The sample profiles below represent some of Canada’s top retail sales leaders. Their profiles show the kind of skills and experience retailers will need as they morph to operate successfully in our “new normal”. They may match yours, or you may discover you have transferrable skills. Retail professionals will be needed in other areas as well. If you focus on another area within retail, these profiles may give you some ideas regarding where you can add value as Canada’s retail industry rebuilds.

To learn more on this and other retail trends and insights you can check out our blog.

Canada’s Top Retail Sales Leaders – some examples

VP of Retail – Luxury Brands (Toronto)

This customer-centric senior operations executive has worked for the most progressive international luxury brands, brands known for premium products and service excellence. With extensive multi-channel experience in specialty and luxury retail, including concession environments, they’ve been leaders in operational change as their organization’s business model transformed from wholesale to national retail expansion. They’re data driven and skilled in customer acquisition, retention and life cycle management. This candidates is a retail sales leader with proven success developing and overseeing teams that are focused on deepening client relationships and providing unparalleled customer experience to build loyalty and propel business growth and revenue.

Regional Sales Manager – Fashion (Calgary)

This proven RM is one of the best senior level operations managers we’ve met in the market recently. They’ve been part of the expansion and development of several international new entrants in the Canadian market, and positioned those businesses for growth nationally. Working only for premium profile brands, they have strong business acuity combined with a thorough understanding of how each business segment functions and relates to each other in driving top line sales. They’ve consistently moved underperforming stores/districts to top ranks, and relocated across the country several times to build out new regions. Accustomed to working with a great deal of autonomy and a high level of accountability, this top level candidate would be a great fit in an organization that’s operationally progressive and has a strong consumer appeal.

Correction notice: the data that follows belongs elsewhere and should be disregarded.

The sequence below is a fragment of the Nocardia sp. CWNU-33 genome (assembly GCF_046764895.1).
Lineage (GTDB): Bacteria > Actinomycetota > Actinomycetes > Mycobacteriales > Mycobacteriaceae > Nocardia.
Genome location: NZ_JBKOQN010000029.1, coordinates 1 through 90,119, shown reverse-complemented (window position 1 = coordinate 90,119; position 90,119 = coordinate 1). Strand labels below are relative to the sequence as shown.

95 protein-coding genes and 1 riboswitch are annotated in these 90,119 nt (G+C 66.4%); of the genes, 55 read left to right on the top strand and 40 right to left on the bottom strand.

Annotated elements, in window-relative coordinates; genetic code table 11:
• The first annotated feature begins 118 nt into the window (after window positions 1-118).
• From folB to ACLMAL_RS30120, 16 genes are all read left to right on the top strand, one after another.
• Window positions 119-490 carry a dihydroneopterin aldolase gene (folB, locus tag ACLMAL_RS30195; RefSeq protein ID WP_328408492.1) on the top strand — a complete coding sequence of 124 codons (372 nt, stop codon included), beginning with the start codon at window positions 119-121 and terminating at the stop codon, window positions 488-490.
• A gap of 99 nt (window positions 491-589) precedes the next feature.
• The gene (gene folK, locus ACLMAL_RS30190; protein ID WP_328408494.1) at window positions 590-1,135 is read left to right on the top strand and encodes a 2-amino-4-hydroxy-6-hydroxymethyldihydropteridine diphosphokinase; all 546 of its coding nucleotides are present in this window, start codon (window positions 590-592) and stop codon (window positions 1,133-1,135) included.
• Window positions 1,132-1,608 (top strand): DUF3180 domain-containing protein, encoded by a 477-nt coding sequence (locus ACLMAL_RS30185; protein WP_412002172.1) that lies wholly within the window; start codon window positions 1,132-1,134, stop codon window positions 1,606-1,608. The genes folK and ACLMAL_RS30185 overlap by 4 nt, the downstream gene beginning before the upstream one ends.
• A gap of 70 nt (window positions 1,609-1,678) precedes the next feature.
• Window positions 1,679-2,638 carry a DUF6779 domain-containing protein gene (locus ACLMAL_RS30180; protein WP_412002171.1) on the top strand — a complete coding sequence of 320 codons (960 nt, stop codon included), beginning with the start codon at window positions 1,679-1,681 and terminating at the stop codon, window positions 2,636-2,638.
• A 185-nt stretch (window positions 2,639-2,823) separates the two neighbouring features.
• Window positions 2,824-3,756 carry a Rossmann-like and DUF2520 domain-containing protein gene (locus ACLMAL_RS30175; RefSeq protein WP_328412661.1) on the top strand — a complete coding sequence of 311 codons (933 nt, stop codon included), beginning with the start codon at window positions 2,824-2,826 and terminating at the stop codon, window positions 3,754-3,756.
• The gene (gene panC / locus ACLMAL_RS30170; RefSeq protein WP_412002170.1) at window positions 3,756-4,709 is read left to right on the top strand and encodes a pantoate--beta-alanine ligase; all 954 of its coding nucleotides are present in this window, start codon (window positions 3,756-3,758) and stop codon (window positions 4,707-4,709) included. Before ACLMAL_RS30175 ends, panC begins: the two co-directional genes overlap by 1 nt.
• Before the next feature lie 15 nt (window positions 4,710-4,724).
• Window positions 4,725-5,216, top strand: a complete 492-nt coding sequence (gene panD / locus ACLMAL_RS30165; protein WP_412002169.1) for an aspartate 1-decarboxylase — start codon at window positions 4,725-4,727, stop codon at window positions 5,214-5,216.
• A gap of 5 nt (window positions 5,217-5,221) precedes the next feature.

District Sales Manager – Skin Care/Bath & Beauty (Vancouver)

This modern sales leader has worked extensively with leading brands in fashion, and bath and beauty. As a successful multi-unit manager of high volume, high profile retail locations in Western Canada, this proven achiever is always in the top 5 for profitability, target achievement, conversion, shrink and payroll control. They’re able to add value by recruiting top talent in each market, training and then internally promoting them to the next level. In terms of brand excellence, their stores are easy to shop, product is merchandised strategically to maximize gross margin, and product assortment is tailored to specific customer demographics. They’re both humbled & honoured to have won awards for DM of the Year and SM of the Year. This experienced multi-unit operator is dependable and results oriented, with experience in change management, turnaround scenarios and creating growth strategies.

Store Manager – Big-Box (Montreal)

This is not your everyday big-box operator. This candidate is a progressive leader with an MBA who embraces innovation, drives results by driving culture, and brings a great deal of strategy to everyday store sales and operations. Currently overseeing sales in the $50M+ range with more than 180 employees, they partner with 5 Assistant Store Managers, 10+ Supervisors and 20+ different departments. Over the past year, they’ve consistently outperformed on their targets while increasing Associate Engagement and Customer Satisfaction scores through continuous training. This proven operator is at their best when momentum lags: they refer to themselves as a distance runner rather than sprinter because they know how to identify top talent, patiently develop and nurture a team and incrementally build on KPI performance measurements.

Regardless of your area of retail expertise, we’d welcome you joining us as a JRoss candidate. To submit your resume, just click here.

Written by Patricia Viscount and Rob Fisher